October 2, 2022The confluence of cultures in Mexico City spans millennia. Spanish baroque cathedrals and palaces are built atop Tenochtitlan, the ancient Aztec capital. In the fashionable Colonia Roma section, the Beaux-Arts vogue is evident in neoclassical architecture on a grid of avenues echoing Haussmann’s Parisian plan.
Perhaps no one knows this better than Jorge Loyzaga. It was within this context, more than half a century ago, that he launched his architecture firm, Loyzaga Studio. Ever since, he has devoted his life to the study and practice of architecture, interior design and historical restoration, and in 2019 his firm introduced a line of furniture and decorative objects developed with the same scholarly rigor.
Following in his footsteps, his twin daughters, Sophia Alexandra Loyzaga and Fernanda Loyzaga, have joined him in the business. Although Jorge remains the head of the studio, Sophia and Fernanda now carry the baton. “I was immersed and instructed in architectural history, decorative arts and interior design from the earliest time I can remember,” says Sophia, the firm’s CEO. “Fernanda studied architecture and continues my father’s tradition.”
Greeting a visitor in front of the studio’s headquarters, in Colonia San Miguel Chapultepec, Sophia, clad in a black sheath dress, projects a cosmopolitan air. Her father and sister oversee the architectural and interior design projects while she is in charge of the furniture collections, now available through 1stDibs.
The building’s industrial-looking exterior belies the nearly monastic calm of the courtyard inside. Entering from the street transports visitors to another world, a magic trick revealing sun-dappled paving stones and a white-washed three-story neoclassical edifice. Sophia leads the way through the reception area, the sample room, the library and Jorge’s office. “There are maybe thirty thousand books throughout the studio,” she estimates. “My father says there are secrets in these books.” An atmosphere of erudition pervades the space. “Scholars come to the studio to research history, architecture and art,” she adds.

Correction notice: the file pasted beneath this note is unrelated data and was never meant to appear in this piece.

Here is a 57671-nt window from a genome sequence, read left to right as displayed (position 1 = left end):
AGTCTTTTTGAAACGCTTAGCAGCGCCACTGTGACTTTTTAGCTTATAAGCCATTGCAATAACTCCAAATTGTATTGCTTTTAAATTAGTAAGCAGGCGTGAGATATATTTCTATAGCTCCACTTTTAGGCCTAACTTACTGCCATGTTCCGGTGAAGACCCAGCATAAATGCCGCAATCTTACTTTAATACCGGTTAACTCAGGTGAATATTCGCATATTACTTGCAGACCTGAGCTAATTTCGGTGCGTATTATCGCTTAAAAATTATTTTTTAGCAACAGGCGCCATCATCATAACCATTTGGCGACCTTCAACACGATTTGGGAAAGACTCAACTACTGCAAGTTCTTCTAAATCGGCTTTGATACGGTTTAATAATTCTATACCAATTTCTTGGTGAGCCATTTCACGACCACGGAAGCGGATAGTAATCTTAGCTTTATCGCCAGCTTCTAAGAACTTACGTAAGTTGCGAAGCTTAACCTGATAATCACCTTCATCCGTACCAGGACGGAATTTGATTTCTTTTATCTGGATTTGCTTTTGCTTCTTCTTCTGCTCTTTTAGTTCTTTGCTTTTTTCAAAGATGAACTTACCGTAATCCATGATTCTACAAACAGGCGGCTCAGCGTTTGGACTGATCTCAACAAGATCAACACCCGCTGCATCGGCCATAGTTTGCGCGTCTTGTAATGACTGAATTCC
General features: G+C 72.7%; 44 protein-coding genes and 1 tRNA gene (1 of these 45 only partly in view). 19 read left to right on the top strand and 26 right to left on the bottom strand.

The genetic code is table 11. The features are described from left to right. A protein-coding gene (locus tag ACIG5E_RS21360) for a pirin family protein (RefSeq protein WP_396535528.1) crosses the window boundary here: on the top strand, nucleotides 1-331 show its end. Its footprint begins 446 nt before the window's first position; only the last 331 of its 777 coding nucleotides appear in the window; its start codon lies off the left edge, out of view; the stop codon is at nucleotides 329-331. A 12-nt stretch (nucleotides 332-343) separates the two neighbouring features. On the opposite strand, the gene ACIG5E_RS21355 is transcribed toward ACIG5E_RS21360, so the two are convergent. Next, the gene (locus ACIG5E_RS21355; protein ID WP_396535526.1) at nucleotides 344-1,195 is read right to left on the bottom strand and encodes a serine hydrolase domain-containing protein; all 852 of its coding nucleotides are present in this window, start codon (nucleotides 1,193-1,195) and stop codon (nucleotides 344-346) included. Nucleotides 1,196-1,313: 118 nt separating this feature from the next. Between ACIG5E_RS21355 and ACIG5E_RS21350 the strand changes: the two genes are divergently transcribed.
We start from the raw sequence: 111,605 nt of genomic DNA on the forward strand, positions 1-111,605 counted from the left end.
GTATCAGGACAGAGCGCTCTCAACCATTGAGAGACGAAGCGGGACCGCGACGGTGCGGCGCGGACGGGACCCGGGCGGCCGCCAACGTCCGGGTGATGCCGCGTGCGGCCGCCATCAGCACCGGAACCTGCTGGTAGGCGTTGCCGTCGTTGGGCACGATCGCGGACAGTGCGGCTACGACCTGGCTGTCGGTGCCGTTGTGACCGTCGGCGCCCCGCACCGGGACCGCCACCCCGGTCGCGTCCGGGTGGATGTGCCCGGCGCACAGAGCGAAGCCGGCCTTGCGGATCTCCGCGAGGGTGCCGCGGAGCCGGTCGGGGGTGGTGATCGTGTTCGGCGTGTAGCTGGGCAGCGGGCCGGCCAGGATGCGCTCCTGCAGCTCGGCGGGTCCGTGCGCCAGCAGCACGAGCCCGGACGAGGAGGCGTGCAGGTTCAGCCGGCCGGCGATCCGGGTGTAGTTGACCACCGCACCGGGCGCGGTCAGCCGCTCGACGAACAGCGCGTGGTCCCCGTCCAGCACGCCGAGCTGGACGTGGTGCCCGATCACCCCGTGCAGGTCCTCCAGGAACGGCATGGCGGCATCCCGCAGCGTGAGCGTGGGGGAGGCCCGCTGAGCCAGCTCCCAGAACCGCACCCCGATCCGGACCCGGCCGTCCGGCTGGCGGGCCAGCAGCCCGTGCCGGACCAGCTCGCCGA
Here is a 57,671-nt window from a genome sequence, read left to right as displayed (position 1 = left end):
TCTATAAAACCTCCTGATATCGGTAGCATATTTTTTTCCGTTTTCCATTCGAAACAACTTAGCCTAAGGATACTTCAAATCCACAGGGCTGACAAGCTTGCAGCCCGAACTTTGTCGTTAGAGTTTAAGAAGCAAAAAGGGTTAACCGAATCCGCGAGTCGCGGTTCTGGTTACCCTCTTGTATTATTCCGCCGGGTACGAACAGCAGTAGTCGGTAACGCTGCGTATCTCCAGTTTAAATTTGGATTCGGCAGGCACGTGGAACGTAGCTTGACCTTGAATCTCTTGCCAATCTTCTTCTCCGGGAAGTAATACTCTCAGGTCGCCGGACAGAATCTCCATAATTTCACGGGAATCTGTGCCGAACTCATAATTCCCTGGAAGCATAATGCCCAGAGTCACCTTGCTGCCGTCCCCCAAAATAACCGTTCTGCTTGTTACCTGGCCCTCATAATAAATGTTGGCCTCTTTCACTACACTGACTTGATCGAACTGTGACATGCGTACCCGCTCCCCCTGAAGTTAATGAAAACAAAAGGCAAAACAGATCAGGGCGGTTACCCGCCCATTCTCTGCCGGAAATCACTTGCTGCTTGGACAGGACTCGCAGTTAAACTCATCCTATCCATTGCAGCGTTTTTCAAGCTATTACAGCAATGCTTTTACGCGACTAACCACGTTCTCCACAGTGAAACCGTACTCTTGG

“This framed letter from [architect] Tadao Ando suggests a building designed by my father deserves to be a World Cultural Heritage site,” she notes. The high praise is perhaps unsurprising for a polymath whose CV includes the interior decoration of the city’s Chapultepec Castle, the restoration of the altar of the Mexico City Metropolitan Cathedral, countless other historical restoration and residential projects throughout the world and collaborations with celebrated interior designers Lady Henrietta Spencer-Churchill and Christian Liaigre.
The second floor is a hive of activity, with architects and designers busy drafting. “A team of about twenty works with us,” Sophia says. More books line the walls up to the third-floor showroom, a long, airy gallery of classical proportions.
A framed drawing for a residential commission of a 100-foot-long vaulted ceiling in the Mudéjar, or Hispano-Arab, style is a showstopper. “Every piece was hand carved and installed — nothing we do is prefabricated,” she explains. “We can customize anything for a client request. But in general, I want clean lines for the Vie d’Or collection.”
Vie d’Or is Loyzaga’s third furniture collection, on display in the expansive showroom. Released in 2021, it riffs on the glamorous Art Deco style of the 1920s and ’30s (earlier collections were inspired by the city of Florence and Paris’s Place Vendôme). “Good proportions are based on nature,” Sophia declares. “These pieces are timeless and work in a variety of settings.”